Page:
"They're All a Bunch of Hypocrites!"

Surely you have heard this exchange.
“Do you attend church?”
“No way!” ”
“Why not?”
“They’re all a bunch of hypocrites up there!”
At this point, the one posing the questions is supposed to pause, see the profundity of the charge and slink away in shame.
Hypocrite simply means, “one who is pretending to be something they are not.” The popular usage usually refers to someone who fails to live up to a standard bestowed on their position in society.
Originally the word was ascribed to actors playing a part. One writer has said, “The art of the actor is that from the moment he dons the mask his whole conduct on stage should be in keeping with his allotted role” (Theological Dictionary of the New Testament 8:560).
Let us consider this concept for a moment. Two films are under consideration. In the first, a man roams the streets filming whomever passes in front of his camera. In the second, friends are hired to play roles according to a script. Which film is using actors? Obviously it would be the second film.
Someone acts purposely on stage or film to portray someone they are not. By definition, for someone to be a hypocrite they must do so purposefully. If we inadvertently wander onto the stage of a live play in the park, we are not suddenly billed as an actor in that production. Someone who dons a mask has to do so intentionally.
The hypocritical Christian is portraying a faithful believer when they intend to deceive. Vine’s says “it was a custom of Greek and Roman actors to speak in large masks with mechanical devices for augmenting the force of the voice” (Expository Dictionary of New Testament Words, p. 242). No actor alters their appearance or voice without intending to do so.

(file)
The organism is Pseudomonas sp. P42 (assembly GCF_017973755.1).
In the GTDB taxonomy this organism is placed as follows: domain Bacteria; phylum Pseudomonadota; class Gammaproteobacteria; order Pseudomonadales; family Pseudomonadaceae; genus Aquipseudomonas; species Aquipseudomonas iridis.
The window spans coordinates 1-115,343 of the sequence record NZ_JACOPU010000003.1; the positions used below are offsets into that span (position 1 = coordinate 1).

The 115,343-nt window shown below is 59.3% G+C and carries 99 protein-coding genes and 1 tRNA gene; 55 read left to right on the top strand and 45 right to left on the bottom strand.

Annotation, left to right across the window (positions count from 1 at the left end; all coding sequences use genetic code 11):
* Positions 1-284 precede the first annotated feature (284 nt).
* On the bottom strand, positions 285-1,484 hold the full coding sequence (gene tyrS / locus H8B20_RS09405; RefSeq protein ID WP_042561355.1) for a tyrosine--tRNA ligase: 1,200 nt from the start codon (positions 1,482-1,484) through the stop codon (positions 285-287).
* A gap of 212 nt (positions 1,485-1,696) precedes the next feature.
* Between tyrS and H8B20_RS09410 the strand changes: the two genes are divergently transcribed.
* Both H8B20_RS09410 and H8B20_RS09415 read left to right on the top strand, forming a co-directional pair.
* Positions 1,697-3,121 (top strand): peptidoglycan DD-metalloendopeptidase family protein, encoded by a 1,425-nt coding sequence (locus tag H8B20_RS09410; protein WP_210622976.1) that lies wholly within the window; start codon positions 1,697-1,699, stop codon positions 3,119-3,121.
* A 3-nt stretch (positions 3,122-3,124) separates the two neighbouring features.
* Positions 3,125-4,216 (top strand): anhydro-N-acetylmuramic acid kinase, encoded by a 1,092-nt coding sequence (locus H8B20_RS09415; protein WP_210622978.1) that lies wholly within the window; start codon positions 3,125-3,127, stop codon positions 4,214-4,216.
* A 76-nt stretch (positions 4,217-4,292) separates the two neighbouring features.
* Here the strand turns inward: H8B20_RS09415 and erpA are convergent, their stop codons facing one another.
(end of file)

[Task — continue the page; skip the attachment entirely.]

Christians who are weak and sinful are not necessarily hypocrites. Christians who battle temptations and lose frequently are not hypocrites, but sinners in need of forgiveness. We are all sinners (Romans 3:23; 1 John 1:10). We all fail to be what we intend. If this made one a hypocrite, then everyone would be a hypocrite. Consider that when an alcoholic refuses a drink or a rapist passes on a victim, they are hypocrites by the popular definition.
Let us consider some thoughts. First, the charge evidences a lack of understanding of what a true Christian is. Second, the charge creates an untenable situation. Since everyone who ever lived but Jesus was a hypocrite, we would not be able to live among human beings.
This charge also fails to account for personal responsibility. The hypocrisy of a Christian and the religious condition of the sinner are two different issues. The Christian will be held responsible by God for his hypocrisy. If he fails to remedy the situation and repent, he will lose his soul.
Yet, this has nothing to do with the sinner leveling the charge. They will also stand before God and be judged. Revelation 20:12 says, “And I saw the dead, small and great, standing before God, and books were opened. And another book was opened, which is the Book of Life. And the dead were judged according to their works, by the things written in the books” (NKJV). Then charges of hypocrisy will be futile. Now the accuser will be the one in trouble.
A safer path would be to worry about our own soul and let God handle the hypocrites.

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Richard lives in Florence, Alabama and is married to Deirdre. They have three daughters. He is an avid reader, devoted writer and lover of history and research. He is the author of "The Most Important Question" and is working on more books.

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